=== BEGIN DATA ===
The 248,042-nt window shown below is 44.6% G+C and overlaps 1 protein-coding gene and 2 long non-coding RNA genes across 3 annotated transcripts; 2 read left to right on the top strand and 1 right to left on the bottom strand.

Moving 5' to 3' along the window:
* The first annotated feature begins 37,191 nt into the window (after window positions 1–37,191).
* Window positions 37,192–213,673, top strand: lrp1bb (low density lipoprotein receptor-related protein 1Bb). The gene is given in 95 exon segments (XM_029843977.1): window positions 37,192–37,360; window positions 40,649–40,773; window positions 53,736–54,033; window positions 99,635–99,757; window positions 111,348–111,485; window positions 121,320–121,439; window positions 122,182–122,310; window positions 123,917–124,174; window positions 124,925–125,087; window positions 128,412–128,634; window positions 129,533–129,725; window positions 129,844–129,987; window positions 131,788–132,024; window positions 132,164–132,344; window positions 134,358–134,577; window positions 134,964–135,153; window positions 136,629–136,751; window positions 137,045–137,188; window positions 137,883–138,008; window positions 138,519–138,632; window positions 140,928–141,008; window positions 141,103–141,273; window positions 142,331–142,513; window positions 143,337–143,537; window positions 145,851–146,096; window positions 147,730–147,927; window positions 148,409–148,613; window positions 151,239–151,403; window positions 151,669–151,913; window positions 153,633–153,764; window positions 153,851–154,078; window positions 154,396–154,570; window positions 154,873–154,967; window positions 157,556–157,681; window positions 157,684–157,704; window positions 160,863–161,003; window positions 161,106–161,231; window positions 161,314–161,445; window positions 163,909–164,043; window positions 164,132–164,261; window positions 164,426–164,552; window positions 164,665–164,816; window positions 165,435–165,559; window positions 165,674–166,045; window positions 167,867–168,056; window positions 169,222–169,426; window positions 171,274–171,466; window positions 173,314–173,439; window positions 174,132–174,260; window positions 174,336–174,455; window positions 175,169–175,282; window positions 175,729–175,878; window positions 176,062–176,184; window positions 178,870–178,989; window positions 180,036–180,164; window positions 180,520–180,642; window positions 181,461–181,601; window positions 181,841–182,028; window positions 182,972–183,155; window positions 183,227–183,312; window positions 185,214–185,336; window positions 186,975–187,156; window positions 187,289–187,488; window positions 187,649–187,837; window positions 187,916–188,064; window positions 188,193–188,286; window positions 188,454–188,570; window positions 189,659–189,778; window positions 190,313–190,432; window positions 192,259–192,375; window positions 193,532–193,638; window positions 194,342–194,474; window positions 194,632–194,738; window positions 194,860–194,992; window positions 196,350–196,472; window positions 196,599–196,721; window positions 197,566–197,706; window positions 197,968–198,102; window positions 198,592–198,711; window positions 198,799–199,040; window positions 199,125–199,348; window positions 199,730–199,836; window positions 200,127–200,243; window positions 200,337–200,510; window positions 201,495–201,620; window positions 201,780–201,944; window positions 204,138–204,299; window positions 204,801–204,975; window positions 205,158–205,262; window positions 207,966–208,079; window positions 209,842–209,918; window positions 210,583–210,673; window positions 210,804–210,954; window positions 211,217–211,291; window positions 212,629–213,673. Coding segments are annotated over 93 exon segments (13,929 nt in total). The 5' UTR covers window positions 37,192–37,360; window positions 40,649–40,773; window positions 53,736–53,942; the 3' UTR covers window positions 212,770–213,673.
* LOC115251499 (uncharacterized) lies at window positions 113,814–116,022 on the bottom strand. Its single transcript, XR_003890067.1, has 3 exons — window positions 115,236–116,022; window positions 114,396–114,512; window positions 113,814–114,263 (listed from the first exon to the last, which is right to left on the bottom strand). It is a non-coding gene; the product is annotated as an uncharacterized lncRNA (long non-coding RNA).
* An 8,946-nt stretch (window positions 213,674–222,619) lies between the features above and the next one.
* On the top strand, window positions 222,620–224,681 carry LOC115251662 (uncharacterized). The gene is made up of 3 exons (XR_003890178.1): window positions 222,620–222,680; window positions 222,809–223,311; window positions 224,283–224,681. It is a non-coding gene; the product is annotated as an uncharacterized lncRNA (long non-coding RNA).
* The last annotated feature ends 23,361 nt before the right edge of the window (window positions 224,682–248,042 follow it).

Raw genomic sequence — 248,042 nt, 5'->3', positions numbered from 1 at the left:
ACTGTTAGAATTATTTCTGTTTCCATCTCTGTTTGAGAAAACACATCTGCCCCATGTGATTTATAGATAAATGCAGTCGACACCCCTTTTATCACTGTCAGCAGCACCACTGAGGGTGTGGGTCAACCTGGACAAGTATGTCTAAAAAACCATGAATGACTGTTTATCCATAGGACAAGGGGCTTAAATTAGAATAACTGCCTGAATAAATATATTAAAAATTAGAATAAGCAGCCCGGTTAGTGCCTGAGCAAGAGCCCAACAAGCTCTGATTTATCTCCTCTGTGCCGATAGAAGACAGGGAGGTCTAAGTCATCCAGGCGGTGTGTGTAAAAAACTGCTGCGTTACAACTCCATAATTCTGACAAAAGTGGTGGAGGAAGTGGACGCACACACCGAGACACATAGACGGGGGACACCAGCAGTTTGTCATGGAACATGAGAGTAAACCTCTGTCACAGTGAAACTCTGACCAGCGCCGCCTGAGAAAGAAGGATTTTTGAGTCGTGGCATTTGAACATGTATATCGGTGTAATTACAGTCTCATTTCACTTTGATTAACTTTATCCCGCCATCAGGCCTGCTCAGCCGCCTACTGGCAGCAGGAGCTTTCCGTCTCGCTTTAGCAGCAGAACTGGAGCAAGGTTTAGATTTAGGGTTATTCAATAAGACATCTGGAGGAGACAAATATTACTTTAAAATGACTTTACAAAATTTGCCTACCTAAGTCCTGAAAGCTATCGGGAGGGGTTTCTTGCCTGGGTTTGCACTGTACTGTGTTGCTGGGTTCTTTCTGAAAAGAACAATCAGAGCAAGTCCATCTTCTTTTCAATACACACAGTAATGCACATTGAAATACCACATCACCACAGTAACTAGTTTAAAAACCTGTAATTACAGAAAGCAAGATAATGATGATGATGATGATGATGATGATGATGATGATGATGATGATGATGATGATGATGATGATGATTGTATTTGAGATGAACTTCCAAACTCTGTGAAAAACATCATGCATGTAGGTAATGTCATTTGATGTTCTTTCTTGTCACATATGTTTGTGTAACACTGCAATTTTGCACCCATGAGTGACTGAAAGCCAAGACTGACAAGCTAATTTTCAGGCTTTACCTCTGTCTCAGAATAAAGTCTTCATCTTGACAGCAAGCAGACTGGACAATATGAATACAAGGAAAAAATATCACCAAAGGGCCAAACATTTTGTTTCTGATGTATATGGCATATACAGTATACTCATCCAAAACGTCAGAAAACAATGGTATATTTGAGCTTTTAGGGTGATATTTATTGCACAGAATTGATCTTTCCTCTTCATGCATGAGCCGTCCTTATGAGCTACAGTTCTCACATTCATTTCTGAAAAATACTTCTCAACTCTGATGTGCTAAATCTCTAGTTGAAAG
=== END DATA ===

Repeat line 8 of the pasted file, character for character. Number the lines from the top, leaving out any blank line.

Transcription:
* The last annotated feature ends 23,361 nt before the right edge of the window (window positions 224,682–248,042 follow it).